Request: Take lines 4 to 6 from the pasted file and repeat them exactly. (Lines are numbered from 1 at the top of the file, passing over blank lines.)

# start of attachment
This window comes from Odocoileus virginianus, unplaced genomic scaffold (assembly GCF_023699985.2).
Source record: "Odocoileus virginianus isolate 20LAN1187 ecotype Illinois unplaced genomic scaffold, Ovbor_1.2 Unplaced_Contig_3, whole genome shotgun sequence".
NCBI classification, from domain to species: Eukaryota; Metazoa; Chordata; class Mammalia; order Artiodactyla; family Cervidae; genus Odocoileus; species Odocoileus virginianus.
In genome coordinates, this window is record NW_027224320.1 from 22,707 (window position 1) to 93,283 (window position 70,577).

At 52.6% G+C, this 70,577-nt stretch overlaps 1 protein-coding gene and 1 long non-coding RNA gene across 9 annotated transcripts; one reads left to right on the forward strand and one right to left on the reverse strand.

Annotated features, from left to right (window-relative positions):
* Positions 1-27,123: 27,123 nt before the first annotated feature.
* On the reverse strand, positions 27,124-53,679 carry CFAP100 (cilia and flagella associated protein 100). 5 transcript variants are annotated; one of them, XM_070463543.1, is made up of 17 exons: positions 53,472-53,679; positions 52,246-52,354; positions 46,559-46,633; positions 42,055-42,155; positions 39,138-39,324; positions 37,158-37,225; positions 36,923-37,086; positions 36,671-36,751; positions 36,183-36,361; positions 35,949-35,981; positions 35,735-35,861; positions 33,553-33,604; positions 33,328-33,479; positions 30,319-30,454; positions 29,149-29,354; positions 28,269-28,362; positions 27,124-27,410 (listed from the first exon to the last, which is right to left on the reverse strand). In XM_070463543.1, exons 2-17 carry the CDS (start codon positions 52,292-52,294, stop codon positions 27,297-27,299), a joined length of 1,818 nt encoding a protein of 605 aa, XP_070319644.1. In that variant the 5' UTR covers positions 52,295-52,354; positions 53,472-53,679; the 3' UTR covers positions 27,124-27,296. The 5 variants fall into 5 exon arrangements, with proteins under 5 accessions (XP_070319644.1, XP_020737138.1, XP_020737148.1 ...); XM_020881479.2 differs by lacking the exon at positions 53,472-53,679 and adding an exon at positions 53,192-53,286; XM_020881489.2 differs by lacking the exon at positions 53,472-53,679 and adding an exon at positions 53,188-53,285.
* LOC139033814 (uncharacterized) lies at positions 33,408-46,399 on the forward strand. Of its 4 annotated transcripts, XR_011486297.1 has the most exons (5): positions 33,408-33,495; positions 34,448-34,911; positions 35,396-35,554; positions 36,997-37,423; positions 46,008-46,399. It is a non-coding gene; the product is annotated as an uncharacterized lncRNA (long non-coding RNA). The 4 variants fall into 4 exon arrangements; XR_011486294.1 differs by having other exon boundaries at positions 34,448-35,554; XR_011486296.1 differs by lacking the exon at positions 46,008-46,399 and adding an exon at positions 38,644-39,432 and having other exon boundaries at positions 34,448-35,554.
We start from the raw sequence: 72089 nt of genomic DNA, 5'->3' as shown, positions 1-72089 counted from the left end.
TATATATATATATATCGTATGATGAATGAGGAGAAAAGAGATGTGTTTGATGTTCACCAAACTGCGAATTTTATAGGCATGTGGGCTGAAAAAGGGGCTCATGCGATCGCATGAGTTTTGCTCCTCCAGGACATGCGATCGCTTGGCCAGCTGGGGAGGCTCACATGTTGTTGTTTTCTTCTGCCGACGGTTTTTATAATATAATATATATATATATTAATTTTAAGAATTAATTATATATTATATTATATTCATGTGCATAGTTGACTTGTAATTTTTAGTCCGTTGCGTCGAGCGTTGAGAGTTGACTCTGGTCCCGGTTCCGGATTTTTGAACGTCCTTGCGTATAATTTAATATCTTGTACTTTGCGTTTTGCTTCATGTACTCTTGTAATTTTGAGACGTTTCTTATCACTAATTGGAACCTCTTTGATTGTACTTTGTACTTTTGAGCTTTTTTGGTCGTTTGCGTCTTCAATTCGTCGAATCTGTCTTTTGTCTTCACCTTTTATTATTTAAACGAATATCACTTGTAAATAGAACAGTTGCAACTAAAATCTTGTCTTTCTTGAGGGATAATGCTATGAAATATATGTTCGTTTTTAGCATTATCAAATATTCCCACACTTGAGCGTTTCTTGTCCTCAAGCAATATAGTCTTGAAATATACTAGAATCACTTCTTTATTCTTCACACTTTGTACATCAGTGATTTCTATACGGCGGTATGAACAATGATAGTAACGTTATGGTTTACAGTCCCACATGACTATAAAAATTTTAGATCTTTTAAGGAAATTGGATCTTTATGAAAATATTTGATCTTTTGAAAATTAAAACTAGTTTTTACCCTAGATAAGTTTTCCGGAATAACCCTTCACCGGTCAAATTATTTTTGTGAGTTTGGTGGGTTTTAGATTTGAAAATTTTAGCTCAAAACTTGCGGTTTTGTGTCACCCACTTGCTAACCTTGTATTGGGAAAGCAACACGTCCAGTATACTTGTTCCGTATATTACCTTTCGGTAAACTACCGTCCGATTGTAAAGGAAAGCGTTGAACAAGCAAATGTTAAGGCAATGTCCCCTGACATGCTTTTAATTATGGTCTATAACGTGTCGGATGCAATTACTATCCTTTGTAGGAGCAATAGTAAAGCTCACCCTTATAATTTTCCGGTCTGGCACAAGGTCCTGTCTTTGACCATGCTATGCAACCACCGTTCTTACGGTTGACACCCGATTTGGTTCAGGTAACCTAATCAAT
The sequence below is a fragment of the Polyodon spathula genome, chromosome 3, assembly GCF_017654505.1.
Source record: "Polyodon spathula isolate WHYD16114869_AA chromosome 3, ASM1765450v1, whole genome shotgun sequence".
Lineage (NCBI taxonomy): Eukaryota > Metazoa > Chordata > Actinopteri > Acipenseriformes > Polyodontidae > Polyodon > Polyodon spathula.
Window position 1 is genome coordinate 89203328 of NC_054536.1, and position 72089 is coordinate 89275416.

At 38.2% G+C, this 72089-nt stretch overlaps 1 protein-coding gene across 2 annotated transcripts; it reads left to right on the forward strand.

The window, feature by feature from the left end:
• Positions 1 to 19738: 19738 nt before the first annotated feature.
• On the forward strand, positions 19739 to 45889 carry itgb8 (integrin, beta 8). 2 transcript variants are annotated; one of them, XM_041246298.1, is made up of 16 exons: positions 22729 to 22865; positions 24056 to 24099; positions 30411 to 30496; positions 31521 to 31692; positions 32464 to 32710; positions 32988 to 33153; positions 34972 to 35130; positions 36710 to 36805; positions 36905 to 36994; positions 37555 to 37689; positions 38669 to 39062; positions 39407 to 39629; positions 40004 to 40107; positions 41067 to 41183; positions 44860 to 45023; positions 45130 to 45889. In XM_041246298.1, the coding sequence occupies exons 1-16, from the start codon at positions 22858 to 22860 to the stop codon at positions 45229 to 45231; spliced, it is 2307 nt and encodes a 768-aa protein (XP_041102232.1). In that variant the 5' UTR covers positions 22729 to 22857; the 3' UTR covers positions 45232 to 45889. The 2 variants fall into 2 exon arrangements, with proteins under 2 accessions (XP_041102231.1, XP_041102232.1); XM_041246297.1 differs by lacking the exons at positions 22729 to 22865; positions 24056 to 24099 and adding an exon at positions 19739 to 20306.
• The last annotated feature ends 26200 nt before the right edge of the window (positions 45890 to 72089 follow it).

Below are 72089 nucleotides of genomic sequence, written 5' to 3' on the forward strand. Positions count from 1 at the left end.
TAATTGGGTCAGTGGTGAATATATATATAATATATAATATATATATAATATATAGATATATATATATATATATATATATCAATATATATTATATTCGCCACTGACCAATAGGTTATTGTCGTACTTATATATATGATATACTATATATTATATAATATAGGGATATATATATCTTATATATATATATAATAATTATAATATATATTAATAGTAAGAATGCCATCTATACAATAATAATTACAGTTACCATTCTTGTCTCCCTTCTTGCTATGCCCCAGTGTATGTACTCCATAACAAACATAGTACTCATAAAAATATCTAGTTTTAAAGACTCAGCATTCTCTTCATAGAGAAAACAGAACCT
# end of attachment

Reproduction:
In genome coordinates, this window is record NW_027224320.1 from 22,707 (window position 1) to 93,283 (window position 70,577).

At 52.6% G+C, this 70,577-nt stretch overlaps 1 protein-coding gene and 1 long non-coding RNA gene across 9 annotated transcripts; one reads left to right on the forward strand and one right to left on the reverse strand.

Annotated features, from left to right (window-relative positions):